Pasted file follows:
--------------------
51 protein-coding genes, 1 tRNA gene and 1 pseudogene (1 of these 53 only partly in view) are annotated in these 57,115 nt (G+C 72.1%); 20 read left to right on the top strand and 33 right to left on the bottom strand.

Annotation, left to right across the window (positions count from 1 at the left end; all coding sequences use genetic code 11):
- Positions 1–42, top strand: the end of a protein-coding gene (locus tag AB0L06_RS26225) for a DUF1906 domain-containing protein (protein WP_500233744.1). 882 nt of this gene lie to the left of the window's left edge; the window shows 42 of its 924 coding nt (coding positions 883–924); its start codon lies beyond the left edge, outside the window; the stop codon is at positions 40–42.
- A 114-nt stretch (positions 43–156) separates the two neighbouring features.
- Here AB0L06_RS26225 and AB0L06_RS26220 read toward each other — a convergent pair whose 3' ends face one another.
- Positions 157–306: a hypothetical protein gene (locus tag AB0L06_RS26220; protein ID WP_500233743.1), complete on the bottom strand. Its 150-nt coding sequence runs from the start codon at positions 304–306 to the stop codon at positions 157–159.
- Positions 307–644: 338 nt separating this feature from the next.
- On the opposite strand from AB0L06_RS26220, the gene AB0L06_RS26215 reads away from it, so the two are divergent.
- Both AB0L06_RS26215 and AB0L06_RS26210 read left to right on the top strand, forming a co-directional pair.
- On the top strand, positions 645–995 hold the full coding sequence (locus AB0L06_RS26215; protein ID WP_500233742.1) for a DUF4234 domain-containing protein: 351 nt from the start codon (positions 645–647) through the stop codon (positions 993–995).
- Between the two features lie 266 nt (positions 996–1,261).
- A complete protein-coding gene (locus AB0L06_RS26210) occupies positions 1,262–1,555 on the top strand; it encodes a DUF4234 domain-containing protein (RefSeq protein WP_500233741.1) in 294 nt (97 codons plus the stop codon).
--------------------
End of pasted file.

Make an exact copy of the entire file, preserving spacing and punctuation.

51 protein-coding genes, 1 tRNA gene and 1 pseudogene (1 of these 53 only partly in view) are annotated in these 57,115 nt (G+C 72.1%); 20 read left to right on the top strand and 33 right to left on the bottom strand.

Annotation, left to right across the window (positions count from 1 at the left end; all coding sequences use genetic code 11):
- Positions 1–42, top strand: the end of a protein-coding gene (locus tag AB0L06_RS26225) for a DUF1906 domain-containing protein (protein WP_500233744.1). 882 nt of this gene lie to the left of the window's left edge; the window shows 42 of its 924 coding nt (coding positions 883–924); its start codon lies beyond the left edge, outside the window; the stop codon is at positions 40–42.
- A 114-nt stretch (positions 43–156) separates the two neighbouring features.
- Here AB0L06_RS26225 and AB0L06_RS26220 read toward each other — a convergent pair whose 3' ends face one another.
- Positions 157–306: a hypothetical protein gene (locus tag AB0L06_RS26220; protein ID WP_500233743.1), complete on the bottom strand. Its 150-nt coding sequence runs from the start codon at positions 304–306 to the stop codon at positions 157–159.
- Positions 307–644: 338 nt separating this feature from the next.
- On the opposite strand from AB0L06_RS26220, the gene AB0L06_RS26215 reads away from it, so the two are divergent.
- Both AB0L06_RS26215 and AB0L06_RS26210 read left to right on the top strand, forming a co-directional pair.
- On the top strand, positions 645–995 hold the full coding sequence (locus AB0L06_RS26215; protein ID WP_500233742.1) for a DUF4234 domain-containing protein: 351 nt from the start codon (positions 645–647) through the stop codon (positions 993–995).
- Between the two features lie 266 nt (positions 996–1,261).
- A complete protein-coding gene (locus AB0L06_RS26210) occupies positions 1,262–1,555 on the top strand; it encodes a DUF4234 domain-containing protein (RefSeq protein WP_500233741.1) in 294 nt (97 codons plus the stop codon).